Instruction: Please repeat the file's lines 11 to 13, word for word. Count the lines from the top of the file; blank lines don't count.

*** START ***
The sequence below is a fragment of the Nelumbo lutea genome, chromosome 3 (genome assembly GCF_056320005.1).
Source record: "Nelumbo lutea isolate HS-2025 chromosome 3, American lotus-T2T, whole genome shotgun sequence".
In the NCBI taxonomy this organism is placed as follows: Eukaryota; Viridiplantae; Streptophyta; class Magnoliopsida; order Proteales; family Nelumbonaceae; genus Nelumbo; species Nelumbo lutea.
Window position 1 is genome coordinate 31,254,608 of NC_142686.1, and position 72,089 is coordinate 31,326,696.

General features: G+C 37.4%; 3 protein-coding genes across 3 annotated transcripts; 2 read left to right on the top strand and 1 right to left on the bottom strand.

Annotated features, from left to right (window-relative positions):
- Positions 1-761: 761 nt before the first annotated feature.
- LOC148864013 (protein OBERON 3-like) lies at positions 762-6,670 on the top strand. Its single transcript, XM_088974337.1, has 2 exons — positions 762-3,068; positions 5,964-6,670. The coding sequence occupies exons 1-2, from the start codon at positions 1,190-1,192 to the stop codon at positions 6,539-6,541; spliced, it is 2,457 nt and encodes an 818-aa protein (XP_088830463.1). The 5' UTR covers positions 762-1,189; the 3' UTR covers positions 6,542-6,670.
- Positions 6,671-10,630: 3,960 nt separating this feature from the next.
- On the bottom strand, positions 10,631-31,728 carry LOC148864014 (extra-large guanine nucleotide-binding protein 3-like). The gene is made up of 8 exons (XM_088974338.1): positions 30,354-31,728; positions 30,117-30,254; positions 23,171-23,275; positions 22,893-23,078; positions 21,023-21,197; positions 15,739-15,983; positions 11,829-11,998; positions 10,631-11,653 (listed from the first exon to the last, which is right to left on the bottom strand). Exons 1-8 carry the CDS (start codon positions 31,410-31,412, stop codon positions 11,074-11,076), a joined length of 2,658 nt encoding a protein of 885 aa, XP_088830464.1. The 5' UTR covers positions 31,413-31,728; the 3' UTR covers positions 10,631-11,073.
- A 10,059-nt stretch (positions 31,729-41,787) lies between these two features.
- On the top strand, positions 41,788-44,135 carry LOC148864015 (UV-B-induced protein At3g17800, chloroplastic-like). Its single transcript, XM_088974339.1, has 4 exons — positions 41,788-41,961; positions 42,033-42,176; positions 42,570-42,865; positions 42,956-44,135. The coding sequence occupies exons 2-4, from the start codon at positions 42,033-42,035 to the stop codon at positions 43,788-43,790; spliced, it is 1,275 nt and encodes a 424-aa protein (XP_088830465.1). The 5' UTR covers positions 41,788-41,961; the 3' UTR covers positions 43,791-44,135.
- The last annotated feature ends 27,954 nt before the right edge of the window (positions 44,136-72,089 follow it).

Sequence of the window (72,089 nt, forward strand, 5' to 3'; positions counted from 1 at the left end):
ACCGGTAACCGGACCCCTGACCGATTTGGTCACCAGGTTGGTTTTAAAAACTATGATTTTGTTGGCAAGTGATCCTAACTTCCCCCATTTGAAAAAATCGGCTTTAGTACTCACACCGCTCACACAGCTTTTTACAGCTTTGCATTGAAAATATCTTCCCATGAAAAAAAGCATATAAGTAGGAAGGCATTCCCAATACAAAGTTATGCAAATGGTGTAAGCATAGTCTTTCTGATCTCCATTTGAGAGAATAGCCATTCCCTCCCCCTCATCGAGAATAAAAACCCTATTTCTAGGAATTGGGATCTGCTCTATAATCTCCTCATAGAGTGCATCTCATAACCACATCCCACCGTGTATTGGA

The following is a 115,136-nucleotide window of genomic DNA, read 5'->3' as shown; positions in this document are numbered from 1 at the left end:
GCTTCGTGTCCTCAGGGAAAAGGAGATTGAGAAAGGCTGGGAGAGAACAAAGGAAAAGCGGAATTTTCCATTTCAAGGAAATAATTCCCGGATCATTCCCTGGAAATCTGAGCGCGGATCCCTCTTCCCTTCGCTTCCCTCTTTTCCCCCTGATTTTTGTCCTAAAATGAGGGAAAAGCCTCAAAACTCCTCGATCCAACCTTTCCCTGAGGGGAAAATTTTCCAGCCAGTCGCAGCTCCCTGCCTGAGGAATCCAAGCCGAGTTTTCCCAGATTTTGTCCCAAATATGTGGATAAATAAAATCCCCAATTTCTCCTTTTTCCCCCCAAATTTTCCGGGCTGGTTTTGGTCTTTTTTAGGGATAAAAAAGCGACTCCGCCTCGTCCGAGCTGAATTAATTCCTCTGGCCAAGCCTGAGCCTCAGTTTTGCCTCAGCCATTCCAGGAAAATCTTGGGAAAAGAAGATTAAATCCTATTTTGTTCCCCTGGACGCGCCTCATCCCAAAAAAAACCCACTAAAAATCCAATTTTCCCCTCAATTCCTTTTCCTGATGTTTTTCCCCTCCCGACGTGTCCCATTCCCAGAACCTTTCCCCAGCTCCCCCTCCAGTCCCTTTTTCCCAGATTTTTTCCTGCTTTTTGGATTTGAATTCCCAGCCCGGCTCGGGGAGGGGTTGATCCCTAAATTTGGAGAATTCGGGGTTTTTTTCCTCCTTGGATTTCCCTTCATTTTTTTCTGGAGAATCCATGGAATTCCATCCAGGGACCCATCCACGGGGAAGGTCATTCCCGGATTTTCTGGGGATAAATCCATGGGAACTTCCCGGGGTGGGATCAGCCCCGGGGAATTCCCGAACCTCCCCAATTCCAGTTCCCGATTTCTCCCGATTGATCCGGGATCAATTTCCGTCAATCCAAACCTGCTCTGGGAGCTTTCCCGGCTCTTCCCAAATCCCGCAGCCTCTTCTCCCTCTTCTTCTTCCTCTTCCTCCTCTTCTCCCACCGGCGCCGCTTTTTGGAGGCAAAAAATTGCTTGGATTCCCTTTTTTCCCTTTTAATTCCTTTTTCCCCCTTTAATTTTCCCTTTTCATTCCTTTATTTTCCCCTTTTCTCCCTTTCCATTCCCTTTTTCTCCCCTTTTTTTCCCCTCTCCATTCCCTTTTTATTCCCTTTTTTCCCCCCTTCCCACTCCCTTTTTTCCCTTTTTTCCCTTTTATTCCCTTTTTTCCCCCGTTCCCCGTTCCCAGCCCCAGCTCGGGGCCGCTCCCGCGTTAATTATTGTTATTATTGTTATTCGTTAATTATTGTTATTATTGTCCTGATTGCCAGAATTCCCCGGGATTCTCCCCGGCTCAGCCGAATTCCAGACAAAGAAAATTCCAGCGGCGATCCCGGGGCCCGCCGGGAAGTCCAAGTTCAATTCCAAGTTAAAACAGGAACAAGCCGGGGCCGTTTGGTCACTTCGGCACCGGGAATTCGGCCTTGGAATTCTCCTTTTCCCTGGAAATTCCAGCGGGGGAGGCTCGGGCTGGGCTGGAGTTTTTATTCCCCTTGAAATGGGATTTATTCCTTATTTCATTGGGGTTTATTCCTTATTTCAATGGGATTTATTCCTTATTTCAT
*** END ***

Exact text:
- A 10,059-nt stretch (positions 31,729-41,787) lies between these two features.
- On the top strand, positions 41,788-44,135 carry LOC148864015 (UV-B-induced protein At3g17800, chloroplastic-like). Its single transcript, XM_088974339.1, has 4 exons — positions 41,788-41,961; positions 42,033-42,176; positions 42,570-42,865; positions 42,956-44,135. The coding sequence occupies exons 2-4, from the start codon at positions 42,033-42,035 to the stop codon at positions 43,788-43,790; spliced, it is 1,275 nt and encodes a 424-aa protein (XP_088830465.1). The 5' UTR covers positions 41,788-41,961; the 3' UTR covers positions 43,791-44,135.
- The last annotated feature ends 27,954 nt before the right edge of the window (positions 44,136-72,089 follow it).